#Johnnie Mae Chappell was a 35-year-old wife and mother of 10 children living in Jacksonville, Florida during 1964. On March 23, race riots were occurring in downtown Jacksonville. On this particular day Chappell was no were near downtown; she along with two neighborhood friends were searching for her purse on a roadside near her home in Pickettville. The neighborhood was an all-#black poor area in Jacksonville.
Chappell was busy searching for her purse when a car load of four white men approached her and her neighbors. The men in the car were driving around looking for any blacks to harass. When the men saw Chappell and her neighbors on the road, shots rang out. The white man in the front passenger side shot at the three, hitting Chappell in the stomach. Chappell died on the way to the hospital.
Chappell’s case received very little attention because of the era in which it took place, The Jim Crow era. There was a small mention of her death in newspapers but no major media coverage. The papers and media during this time mainly focused on the white citizens who had been injured during the riots.
According to detectives who eventually investigated and solved Chappell’s murder, nobody within the local police force had ever been assigned to investigate the crime. Instead, detectives Lee Cody and Donald Coleman cracked the case somewhat by accident. A few months after the incident, in August, the detectives were approached on two separate occasions by a young man, Wayne Chessman, who said he wanted to help the detectives. But, the detectives were not sure what Chessman wanted to help them with; there had been no mention to the public that someone was working on Chappell’s case. After seeing Chessman leave their second encounter in a car that matched the one that carried Chappell’s murderer, the detectives decided to question Chessman at the police station. During the interview, Chessman provided a detailed account of Chappell’s murder and implicated 3 other men: Elmer Kato, the driver of the car, James Alex Davis, who sat in the back seat with Chessman that night, and J.W. Rich, the shooter.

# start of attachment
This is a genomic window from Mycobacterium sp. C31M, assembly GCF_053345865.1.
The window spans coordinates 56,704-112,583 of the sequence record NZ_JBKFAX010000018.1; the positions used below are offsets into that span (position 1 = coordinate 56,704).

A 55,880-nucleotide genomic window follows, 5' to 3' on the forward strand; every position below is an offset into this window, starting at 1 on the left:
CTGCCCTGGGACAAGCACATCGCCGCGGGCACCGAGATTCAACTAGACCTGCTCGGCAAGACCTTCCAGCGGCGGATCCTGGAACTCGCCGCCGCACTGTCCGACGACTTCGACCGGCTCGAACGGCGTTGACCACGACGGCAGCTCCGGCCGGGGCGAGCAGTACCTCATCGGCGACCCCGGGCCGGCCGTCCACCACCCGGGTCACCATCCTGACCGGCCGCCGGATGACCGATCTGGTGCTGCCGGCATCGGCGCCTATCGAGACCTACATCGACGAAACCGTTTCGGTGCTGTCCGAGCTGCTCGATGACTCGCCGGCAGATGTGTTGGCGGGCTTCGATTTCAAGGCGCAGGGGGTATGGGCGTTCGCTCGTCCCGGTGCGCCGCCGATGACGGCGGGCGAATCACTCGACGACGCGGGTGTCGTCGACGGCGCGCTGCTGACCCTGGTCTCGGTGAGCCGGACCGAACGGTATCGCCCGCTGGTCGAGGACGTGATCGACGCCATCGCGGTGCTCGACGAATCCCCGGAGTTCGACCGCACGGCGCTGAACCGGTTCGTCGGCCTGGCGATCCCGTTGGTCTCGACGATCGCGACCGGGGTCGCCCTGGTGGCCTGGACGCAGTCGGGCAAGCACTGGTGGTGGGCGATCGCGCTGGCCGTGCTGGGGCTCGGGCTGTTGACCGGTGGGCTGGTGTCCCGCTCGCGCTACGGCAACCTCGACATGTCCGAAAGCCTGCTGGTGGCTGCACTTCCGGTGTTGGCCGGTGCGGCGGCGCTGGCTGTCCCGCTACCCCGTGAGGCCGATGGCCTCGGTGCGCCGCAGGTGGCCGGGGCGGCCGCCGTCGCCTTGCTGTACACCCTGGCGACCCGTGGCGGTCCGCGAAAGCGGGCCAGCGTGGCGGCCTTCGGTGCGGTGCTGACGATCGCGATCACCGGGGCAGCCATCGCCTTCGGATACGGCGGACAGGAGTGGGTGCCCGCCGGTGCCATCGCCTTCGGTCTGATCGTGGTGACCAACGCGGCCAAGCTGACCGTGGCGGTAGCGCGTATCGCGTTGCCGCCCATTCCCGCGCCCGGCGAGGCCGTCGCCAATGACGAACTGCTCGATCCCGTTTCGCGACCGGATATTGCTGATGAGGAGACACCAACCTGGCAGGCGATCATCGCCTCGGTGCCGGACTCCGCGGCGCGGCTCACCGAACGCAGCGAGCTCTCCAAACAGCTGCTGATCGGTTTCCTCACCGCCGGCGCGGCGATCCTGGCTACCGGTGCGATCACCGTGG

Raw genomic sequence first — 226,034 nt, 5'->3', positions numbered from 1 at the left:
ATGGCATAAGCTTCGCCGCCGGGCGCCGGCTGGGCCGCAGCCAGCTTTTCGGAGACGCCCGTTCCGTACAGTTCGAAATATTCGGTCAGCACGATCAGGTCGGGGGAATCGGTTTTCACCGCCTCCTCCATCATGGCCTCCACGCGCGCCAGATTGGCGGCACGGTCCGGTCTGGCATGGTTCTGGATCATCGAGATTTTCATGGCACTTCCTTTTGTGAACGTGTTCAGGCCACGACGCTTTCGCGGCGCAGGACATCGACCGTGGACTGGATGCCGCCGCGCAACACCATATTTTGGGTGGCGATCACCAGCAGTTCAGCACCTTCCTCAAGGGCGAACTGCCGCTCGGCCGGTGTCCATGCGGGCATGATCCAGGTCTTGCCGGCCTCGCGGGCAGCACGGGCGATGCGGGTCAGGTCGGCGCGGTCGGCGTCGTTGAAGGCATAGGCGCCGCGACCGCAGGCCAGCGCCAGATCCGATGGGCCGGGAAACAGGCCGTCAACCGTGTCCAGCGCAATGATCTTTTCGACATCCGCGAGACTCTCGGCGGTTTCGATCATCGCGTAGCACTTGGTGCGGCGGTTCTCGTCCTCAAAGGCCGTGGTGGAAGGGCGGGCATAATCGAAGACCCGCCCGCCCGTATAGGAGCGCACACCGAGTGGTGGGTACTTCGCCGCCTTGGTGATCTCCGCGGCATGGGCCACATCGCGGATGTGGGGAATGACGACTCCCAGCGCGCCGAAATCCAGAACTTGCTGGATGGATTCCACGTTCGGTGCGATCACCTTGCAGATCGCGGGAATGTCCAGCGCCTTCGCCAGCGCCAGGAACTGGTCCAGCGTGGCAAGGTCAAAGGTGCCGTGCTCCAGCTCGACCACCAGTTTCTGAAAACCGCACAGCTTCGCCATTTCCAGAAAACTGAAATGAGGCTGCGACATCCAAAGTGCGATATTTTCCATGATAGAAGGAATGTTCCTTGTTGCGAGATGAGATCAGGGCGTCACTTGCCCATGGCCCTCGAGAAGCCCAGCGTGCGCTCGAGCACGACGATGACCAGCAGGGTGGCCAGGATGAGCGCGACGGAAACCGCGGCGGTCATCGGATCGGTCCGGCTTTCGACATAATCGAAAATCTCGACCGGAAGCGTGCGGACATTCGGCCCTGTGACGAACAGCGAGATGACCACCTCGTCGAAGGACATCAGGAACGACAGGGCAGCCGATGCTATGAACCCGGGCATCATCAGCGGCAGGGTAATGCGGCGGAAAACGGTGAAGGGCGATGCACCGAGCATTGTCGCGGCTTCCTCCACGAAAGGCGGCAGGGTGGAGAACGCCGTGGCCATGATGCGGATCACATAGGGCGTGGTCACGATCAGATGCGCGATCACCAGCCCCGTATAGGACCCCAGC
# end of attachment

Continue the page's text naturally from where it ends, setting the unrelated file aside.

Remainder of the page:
After the investigation had been completed, all four men implicated were arrested. The men were all charged with first degree murder. After the arrest, the case began to fall apart. Evidence disappeared, and the detectives claimed that they were harassed and berated by their commanding officer for even investigating the crime. Even though, evidence was lost in the case, the state proceeded with its case, and an all-white jury found Rich guilty of a lesser charge of manslaughter. This was a shock most men were not convicted for the crimes they committed against blacks during the era. Rich was sentenced to ten years in prison as a result of his conviction, but he only served three years before being released. All charges against the other three men were dropped.
After the injustice pertaining to the case and the killers getting very little to no time in the murder, Chappell’s family suffered greatly. The family was torn apart; the oldest five daughters by Chappell’s first marriage were sent to live with various relatives on their father’s side of the family. The younger five children who were all boys were taken from their father and put in foster families. On the 32nd anniversary of her death, Chappell’s children finally heard the story of what happened to their mother when Cody approached them at a family reunion. The detectives were demoted on their jobs and ultimately fired. In 2005, the Florida legislature honored Chappell by renaming a section of the highway where she was murdered the “Johnnie Mae Chappell Parkway”